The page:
That brings up another reason not to take the partisan rhetoric too seriously. Candidates may vow to take quick action on major issues, somehow forgetting that our system is designed expressly to prevent quick action on major issues.
The GOP takeover of the House is far more useful as a brake than a steering wheel. The new majority can stop Obama from advancing new proposals by voting them down. But it can't force him to accept Republican ones.
Besides, history confirms, a lot of the promises will soon be forgotten. Republicans took control of Congress in 1994 partly on the appeal of a proposed constitutional amendment to limit congressional terms. It failed.
They said they would abolish three Cabinet departments. Each is still standing. A constitutional amendment to authorize "voluntary" school prayer never came close to passing the House.
The consistent failure to keep their word is not unique to Republicans. In 2006, Democrats swept to victory resolved to end the war in Iraq. Didn't happen. They promised to abolish earmarks -- only to approve more than 9,000 last year alone. They were going to rein in deficits so "our children and grandchildren are not saddled with mountains of debt." That was a couple of Everests ago.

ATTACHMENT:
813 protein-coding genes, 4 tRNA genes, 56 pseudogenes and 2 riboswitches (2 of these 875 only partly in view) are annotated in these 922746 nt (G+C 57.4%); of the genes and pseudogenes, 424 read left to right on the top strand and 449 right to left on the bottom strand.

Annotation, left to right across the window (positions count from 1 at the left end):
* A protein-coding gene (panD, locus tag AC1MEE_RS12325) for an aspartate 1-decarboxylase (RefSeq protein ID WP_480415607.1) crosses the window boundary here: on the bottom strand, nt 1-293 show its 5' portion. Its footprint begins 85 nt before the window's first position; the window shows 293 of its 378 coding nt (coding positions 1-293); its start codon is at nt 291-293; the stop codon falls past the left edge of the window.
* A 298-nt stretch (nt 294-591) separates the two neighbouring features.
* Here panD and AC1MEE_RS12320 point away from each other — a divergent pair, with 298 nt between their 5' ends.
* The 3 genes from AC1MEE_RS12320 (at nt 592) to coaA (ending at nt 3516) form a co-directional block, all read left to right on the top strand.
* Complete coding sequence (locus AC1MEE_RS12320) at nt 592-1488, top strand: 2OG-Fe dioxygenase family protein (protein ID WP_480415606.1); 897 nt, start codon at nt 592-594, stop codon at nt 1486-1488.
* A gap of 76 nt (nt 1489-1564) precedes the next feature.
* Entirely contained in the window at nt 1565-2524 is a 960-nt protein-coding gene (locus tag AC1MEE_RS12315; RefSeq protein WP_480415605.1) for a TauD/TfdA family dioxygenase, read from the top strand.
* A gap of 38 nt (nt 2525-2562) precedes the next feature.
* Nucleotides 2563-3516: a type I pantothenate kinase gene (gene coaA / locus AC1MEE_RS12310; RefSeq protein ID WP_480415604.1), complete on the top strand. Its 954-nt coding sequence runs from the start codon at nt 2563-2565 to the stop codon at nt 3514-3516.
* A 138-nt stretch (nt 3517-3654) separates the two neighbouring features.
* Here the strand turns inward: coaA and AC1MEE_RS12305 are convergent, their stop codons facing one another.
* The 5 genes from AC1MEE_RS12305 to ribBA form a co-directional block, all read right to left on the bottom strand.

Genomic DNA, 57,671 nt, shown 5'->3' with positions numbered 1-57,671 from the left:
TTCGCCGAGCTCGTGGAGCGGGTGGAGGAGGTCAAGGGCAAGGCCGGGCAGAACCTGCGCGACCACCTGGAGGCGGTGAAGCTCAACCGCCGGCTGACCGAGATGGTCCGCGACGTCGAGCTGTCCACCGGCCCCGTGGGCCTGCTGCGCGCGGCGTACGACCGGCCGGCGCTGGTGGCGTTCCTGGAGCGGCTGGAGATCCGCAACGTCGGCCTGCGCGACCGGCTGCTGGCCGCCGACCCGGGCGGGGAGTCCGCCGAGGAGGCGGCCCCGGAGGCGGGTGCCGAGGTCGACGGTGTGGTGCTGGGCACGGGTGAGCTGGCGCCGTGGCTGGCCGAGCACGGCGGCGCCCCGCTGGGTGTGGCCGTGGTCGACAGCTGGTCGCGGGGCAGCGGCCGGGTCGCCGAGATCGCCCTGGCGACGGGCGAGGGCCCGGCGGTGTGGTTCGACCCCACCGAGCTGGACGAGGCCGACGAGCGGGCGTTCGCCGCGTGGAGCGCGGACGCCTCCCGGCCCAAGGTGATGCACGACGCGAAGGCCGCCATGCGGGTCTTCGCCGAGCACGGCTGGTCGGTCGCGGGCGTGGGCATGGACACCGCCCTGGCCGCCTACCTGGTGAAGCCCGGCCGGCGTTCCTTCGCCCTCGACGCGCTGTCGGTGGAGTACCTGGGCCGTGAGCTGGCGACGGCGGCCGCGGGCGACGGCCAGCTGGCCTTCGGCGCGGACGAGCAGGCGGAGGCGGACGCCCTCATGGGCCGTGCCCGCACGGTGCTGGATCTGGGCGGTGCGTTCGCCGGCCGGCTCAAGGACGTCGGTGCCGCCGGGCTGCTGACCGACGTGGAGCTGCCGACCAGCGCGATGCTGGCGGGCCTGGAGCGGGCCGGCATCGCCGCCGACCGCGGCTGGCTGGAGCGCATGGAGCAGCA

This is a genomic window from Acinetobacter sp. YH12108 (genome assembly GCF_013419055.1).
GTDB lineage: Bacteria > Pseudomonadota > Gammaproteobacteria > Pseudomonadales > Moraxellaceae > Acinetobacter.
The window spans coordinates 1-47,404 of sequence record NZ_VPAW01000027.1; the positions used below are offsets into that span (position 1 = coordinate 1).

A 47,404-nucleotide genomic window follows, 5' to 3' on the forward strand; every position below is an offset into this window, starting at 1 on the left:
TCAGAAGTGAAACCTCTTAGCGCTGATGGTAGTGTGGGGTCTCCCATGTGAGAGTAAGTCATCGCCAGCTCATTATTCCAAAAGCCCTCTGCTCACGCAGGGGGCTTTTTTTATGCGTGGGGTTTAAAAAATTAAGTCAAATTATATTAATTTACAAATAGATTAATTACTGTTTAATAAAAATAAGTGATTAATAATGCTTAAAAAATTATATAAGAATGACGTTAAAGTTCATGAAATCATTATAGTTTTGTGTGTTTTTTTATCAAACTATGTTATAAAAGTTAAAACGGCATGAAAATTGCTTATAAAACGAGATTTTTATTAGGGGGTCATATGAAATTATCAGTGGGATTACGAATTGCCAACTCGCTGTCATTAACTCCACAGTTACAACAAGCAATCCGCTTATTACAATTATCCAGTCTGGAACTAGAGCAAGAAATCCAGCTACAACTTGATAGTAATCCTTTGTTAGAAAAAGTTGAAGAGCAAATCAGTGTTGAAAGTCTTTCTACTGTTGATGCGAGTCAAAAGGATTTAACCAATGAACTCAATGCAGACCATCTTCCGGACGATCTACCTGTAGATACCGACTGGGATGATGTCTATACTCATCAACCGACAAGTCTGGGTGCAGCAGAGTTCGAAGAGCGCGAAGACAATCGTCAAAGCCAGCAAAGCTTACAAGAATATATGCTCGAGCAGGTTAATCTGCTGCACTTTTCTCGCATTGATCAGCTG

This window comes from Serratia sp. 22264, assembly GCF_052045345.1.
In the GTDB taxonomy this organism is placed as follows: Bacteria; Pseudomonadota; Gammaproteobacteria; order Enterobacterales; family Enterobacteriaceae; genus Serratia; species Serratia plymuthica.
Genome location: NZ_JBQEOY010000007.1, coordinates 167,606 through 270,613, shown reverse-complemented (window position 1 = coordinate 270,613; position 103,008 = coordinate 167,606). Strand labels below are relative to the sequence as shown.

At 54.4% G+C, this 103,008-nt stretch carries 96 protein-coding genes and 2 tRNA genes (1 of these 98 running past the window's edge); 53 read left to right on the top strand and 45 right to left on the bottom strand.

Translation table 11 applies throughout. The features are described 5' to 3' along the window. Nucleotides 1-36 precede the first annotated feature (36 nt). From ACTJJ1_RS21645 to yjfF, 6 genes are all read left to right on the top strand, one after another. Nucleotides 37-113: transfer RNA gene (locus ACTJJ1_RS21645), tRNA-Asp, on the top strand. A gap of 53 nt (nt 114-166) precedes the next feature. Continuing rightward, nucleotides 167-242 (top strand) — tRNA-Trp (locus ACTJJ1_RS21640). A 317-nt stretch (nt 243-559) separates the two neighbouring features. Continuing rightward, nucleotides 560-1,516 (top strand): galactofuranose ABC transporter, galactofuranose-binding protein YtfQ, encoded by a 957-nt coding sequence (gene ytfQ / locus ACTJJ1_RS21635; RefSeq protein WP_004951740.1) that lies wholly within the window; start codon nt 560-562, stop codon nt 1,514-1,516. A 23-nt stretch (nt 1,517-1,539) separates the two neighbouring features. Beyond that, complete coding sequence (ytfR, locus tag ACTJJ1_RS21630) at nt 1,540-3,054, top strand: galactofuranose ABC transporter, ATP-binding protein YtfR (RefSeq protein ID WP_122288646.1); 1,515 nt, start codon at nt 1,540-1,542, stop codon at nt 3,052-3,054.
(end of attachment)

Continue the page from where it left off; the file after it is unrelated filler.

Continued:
Politicians make promises like these because they are big and vivid. But the bigger the goal, the harder it is to reach. That's even more true when power is divided between a Democratic president and Senate and a Republican House. The things that are plausible, on the other hand, are usually not so exciting.
In campaigns, anything is possible, and on Election Day, a lot can change in a hurry. Afterward, not so much.
Department of Homeland Security Stacked With Pro-Amnesty Attorneys Ahead of Illegal Immigration Fight | Katie Pavlich
Obama: Oh no, the Failure of Obamacare Doesn't Reflect my Management Style at All | Sarah Jean Seman